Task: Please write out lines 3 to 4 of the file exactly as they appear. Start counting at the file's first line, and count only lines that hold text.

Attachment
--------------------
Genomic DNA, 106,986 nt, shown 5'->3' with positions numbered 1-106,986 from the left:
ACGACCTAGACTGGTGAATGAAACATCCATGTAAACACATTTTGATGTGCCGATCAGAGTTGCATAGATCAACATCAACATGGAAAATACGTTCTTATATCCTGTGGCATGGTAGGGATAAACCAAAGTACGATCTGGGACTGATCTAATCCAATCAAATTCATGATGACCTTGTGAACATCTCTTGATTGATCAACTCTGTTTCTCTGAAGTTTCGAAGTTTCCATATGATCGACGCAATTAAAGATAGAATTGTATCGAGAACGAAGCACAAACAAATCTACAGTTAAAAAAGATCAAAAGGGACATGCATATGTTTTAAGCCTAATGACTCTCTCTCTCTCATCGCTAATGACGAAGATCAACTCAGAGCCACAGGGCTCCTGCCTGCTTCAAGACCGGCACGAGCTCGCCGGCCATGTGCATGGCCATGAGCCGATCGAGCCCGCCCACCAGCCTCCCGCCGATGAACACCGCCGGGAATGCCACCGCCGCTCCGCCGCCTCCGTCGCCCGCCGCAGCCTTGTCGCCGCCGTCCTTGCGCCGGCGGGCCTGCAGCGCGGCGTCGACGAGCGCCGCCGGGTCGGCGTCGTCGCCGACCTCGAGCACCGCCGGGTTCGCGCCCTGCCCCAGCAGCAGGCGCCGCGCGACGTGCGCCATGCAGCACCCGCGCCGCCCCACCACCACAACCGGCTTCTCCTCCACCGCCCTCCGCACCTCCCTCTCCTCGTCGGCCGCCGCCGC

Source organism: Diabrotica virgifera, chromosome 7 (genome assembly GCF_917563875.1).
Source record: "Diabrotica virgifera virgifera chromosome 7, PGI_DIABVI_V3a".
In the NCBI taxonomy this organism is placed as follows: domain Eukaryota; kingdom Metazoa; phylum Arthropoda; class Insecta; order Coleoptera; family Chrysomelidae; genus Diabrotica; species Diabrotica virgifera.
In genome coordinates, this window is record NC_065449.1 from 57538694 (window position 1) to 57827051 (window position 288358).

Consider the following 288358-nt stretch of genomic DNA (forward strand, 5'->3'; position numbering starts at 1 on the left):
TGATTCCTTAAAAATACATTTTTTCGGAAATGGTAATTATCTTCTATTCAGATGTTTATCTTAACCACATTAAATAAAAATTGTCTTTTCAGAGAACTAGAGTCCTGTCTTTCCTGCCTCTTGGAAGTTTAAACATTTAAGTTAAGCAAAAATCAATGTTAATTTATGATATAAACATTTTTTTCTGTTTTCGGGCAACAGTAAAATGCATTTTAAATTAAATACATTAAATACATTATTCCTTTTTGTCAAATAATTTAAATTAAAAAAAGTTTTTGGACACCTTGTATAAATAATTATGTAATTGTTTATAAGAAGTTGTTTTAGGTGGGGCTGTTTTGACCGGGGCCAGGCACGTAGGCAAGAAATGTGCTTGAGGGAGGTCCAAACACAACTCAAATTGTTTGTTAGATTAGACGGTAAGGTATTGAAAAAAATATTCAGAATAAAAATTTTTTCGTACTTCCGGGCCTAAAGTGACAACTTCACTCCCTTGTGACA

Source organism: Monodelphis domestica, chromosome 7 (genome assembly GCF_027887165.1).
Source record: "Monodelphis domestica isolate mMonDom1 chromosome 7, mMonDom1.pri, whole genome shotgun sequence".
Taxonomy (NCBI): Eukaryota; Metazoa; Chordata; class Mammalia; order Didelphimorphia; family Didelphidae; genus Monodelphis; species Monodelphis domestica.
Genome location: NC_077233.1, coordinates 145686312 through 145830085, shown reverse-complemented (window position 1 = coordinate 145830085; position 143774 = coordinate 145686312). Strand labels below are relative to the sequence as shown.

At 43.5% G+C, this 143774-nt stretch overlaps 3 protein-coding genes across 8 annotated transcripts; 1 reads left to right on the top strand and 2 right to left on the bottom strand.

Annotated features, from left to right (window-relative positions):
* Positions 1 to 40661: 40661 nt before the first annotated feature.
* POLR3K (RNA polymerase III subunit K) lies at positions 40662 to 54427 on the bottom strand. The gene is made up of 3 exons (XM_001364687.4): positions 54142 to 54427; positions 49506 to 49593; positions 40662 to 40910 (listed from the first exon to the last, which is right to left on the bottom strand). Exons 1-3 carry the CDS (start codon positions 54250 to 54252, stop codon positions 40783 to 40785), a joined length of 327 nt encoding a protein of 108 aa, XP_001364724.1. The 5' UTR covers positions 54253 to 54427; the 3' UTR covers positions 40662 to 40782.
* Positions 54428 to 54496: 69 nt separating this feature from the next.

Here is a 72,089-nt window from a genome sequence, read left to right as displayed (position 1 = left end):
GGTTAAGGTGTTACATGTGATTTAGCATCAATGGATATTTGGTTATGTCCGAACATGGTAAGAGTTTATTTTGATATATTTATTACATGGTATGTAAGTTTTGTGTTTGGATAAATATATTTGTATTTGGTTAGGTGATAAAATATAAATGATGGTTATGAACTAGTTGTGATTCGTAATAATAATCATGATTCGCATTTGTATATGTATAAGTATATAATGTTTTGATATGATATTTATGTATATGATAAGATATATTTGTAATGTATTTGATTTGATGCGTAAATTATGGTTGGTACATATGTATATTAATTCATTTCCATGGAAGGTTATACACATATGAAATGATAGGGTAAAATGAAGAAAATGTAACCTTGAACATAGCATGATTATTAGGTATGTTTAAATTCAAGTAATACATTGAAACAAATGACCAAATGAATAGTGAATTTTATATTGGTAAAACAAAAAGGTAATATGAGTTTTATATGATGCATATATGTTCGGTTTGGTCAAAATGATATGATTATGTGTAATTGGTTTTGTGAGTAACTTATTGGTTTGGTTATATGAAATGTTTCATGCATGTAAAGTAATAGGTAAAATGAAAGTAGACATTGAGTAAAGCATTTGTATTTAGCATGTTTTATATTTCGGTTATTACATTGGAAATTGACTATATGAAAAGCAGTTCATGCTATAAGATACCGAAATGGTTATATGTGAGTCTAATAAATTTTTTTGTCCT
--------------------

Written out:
Source organism: Diabrotica virgifera, chromosome 7 (genome assembly GCF_917563875.1).
Source record: "Diabrotica virgifera virgifera chromosome 7, PGI_DIABVI_V3a".